Cornell photographer exhibits work at campus gallery – ithaca.com

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Updated: November 25, 2021 @ 2:22 am
Structures, Labics’s fall 2018 exhibition and reception in John Hartell Gallery.
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Structures, Labics’s fall 2018 exhibition and reception in John Hartell Gallery.
ITHACA, NY — A staff member at Cornell’s College of Architecture, Art, and Planning (AAP) since 1984 — and official college photographer since 2009 — Bill Staffeld is a memorable fixture at the school. Documenting lectures, studios, and other happenings: you’re sure to see him around with his camera. This will be his last school year before retirement. 
On view through Nov. 29 at the AAP’s John Hartell Gallery, “William Staffeld: Examination of the Eye” is an informally presented but compelling career retrospective. The exhibition has been organized into six loosely thematic sections. Juxtaposed in each is a large black-and-white print recalling the artist’s ‘70s youth and smaller, mostly full-color shots from the past decade. The work is unframed and hung irregularly. 
The show’s title borrows from a large, upright format monochrome. Like many shots from the series, “Examination of the Eyes” shows us looking through windows into a common storefront — in this case an optometrist’s. The downward angled scene is familiar enough but ineffably evokes a period atmosphere. 
Scanned from old slides and printed digitally, Staffeld’s black-and-white images are the most commanding pieces here. Shots from the series (including some reprised here) were the subject of a memorable 2016 show, “Upstate ‘70s: The Soul of a Documentary Photographer.” Begun around 1972, when the artist was a student at the Rochester Institute of Technology, they record street scenes from towns and cities across upstate New York. 
Varying considerably in size and arrangement, Staffeld’s color images would have more presence at a larger scale or perhaps framed. There’s a fine line between an informal gallery display and a sloppy or haphazard one. This show manages, more-or-less, to stay on the right side of it. The impression — and likely the deliberate metaphor — is of an artist-documentarian running around campus in a hyperactive blur.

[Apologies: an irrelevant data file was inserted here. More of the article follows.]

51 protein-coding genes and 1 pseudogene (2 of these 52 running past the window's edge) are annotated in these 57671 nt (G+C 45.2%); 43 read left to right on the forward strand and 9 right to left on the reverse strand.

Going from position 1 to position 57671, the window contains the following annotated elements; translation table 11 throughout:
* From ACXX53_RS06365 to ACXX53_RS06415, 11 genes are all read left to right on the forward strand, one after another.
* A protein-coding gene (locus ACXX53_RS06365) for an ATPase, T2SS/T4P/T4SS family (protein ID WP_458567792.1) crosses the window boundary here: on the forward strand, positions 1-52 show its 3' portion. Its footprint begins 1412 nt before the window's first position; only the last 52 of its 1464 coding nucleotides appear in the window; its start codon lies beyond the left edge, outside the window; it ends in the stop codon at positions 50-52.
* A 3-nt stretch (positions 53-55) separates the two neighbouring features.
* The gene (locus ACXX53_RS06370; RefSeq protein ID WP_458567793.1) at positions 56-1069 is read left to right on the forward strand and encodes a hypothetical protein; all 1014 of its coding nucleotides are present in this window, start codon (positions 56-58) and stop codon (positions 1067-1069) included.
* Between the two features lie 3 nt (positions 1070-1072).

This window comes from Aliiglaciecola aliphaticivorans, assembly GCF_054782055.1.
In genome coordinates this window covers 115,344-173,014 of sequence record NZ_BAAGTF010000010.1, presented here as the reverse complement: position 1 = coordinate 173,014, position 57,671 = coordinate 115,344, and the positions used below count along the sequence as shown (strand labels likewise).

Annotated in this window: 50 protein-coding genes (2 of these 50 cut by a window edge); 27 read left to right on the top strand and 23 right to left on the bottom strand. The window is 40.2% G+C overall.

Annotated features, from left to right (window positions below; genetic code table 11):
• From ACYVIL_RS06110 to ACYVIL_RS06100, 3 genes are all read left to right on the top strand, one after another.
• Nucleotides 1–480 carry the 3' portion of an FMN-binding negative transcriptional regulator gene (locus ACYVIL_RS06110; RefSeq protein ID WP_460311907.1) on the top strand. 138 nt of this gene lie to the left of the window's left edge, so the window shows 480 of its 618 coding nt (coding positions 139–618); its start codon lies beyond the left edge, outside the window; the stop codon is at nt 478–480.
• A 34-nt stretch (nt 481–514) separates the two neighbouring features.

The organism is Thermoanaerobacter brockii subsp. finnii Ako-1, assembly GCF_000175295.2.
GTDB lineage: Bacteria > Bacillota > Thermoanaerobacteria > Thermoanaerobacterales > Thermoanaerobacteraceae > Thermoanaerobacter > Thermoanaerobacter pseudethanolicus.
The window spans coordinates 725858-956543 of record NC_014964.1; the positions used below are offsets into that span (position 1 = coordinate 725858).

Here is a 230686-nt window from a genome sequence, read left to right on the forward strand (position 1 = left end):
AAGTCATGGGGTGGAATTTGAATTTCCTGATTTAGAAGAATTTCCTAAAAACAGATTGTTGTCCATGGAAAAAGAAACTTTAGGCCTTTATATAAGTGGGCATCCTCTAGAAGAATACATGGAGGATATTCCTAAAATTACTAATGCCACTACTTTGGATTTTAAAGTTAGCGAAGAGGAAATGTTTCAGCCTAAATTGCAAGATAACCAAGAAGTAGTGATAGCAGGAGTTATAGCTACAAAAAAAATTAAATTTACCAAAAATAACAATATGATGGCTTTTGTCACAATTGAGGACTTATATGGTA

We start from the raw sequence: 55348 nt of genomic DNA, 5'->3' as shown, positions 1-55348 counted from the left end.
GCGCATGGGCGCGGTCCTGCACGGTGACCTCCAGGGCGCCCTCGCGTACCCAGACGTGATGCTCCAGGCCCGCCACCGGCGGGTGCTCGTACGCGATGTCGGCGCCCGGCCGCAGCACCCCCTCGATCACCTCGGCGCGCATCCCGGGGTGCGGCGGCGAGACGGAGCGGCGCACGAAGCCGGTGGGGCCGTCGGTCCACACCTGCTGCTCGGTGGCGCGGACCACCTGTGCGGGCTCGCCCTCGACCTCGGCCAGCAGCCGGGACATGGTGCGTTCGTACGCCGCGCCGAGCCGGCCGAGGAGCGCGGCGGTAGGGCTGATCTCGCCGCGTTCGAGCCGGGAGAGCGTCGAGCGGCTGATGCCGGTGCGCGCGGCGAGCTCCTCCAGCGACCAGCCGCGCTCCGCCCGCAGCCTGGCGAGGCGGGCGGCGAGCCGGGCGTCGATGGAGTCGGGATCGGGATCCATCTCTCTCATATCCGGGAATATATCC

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A section entitled “Work and Materials” highlights the dirty, workaday side of life in the art and architecture school — even one seemingly dominated by clean-cut contemporary spaces like “starchitect” Rem Koolhaas’ Milstein Hall. Here we see architecture students in their open-plan, shared areas and visual arts students in their more individualized domains. Anchoring the section, the black-and-white “Bob with Upholstery Rolls” portrays an older, boot and sweater-clad man seated in a shadowy room amidst tall scrolls of fabric. Less gripping formally but a nice choice nonetheless, “Printmaking in Tjaden Hall,” from 1984, provides a glimpse of an intermediate history that could perhaps have been explored here in greater depth.
More compact and focused, “Looking Through and Into” offers close-up and often oddly angled or cropped views of Cornell buildings in Ithaca and New York City. Recalling the great urban photographer Robert Frank in its blend of intimacy and detachment, “Barroom Curtain” brings the viewer back to a grittier time and place.
“Display,” another smaller section, focuses on exhibition itself as a theme. In monochrome, “Night Mannequins” shows — in striking chiaroscuro — a partially lit up fashion display juxtaposed against a darkened, snowy street. 
The stark surfaces and abstract forms of Milstein lend themselves well to the cool architectural photography of Staffeld’s “Light and Space” section. While “Myrtle,” from the ‘70s, is compelling enough, I was more engaged by the burst of strong color seen through the ocular window of “Red Painting” and the yin/yang shapes of the black-and-white “Milstein Auditorium.” 
“Elliot Sleeping in Station” – holding down a passage dedicated to “Repose” – shows a young man dozing off on a bench amidst a glorious, perhaps nineteenth or early twentieth-century waiting room. 
Finally, a section dedicated to scenes of “Action” includes several prints making interesting use of motion blur. Again the strongest piece is the vintage one: here the dizzy, upward-gazing “Barroom Blurred.” Curiously enough, the dive bar ceiling tiles are echoed in “Skateboarder Over the Bubbles” — wherein we look up at the stamped metal panels decorating Milstein’s underside. 
This is an interesting show to come into for a campus outsider such as myself. It will necessarily have different meanings for the AAP students, staff, and faculty that make up its chief audience. Nonetheless, the themes of nostalgia and voyeurism baked into this art are universal enough and the pieces either stand well on their own or work en masse to convey a sense of busyness and accomplishment. 
Located inside Sibley Hall within Cornell’s AAP college, the John Hartell Gallery is free and open to the public from Monday through Friday, 8 a.m. through 4:30 p.m.   
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